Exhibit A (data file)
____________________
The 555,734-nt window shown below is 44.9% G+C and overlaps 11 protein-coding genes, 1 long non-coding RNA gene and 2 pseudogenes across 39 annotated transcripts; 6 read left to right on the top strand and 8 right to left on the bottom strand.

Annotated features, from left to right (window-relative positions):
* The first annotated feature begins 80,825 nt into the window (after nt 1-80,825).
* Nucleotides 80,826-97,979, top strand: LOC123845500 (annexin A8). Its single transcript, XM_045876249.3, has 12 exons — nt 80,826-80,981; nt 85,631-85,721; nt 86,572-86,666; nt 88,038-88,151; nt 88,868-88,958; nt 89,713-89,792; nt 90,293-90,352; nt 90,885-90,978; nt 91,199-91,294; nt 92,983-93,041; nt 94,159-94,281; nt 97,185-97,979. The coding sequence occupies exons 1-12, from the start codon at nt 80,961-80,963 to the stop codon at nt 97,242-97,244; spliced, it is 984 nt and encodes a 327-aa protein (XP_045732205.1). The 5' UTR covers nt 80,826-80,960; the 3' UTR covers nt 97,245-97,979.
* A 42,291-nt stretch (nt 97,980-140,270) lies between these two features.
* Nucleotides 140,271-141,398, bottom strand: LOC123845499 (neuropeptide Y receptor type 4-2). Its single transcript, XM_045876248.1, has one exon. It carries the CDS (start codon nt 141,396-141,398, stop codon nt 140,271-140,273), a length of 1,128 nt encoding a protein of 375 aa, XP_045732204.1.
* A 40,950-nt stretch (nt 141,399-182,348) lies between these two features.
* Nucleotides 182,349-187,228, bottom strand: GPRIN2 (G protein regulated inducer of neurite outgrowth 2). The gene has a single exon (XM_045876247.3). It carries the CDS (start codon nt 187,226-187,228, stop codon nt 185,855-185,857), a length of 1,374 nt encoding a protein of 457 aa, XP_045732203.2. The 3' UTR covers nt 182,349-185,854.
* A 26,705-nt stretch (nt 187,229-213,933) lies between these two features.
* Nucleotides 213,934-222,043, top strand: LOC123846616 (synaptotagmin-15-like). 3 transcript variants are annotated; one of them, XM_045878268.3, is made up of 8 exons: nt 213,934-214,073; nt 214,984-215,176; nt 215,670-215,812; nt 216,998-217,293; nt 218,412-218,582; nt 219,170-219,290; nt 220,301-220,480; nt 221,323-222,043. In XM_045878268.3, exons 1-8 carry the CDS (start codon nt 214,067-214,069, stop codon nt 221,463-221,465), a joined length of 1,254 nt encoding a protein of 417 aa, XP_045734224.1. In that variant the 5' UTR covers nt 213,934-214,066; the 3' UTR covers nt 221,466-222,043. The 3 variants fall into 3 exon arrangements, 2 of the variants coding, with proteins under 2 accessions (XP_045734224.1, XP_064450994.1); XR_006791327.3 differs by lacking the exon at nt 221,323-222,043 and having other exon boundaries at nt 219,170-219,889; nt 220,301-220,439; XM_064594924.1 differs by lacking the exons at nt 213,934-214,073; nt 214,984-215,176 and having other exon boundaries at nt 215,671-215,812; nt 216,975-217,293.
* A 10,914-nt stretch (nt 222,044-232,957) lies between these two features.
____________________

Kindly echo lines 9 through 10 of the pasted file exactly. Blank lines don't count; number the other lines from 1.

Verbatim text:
* A 26,705-nt stretch (nt 187,229-213,933) lies between these two features.
* Nucleotides 213,934-222,043, top strand: LOC123846616 (synaptotagmin-15-like). 3 transcript variants are annotated; one of them, XM_045878268.3, is made up of 8 exons: nt 213,934-214,073; nt 214,984-215,176; nt 215,670-215,812; nt 216,998-217,293; nt 218,412-218,582; nt 219,170-219,290; nt 220,301-220,480; nt 221,323-222,043. In XM_045878268.3, exons 1-8 carry the CDS (start codon nt 214,067-214,069, stop codon nt 221,463-221,465), a joined length of 1,254 nt encoding a protein of 417 aa, XP_045734224.1. In that variant the 5' UTR covers nt 213,934-214,066; the 3' UTR covers nt 221,466-222,043. The 3 variants fall into 3 exon arrangements, 2 of the variants coding, with proteins under 2 accessions (XP_045734224.1, XP_064450994.1); XR_006791327.3 differs by lacking the exon at nt 221,323-222,043 and having other exon boundaries at nt 219,170-219,889; nt 220,301-220,439; XM_064594924.1 differs by lacking the exons at nt 213,934-214,073; nt 214,984-215,176 and having other exon boundaries at nt 215,671-215,812; nt 216,975-217,293.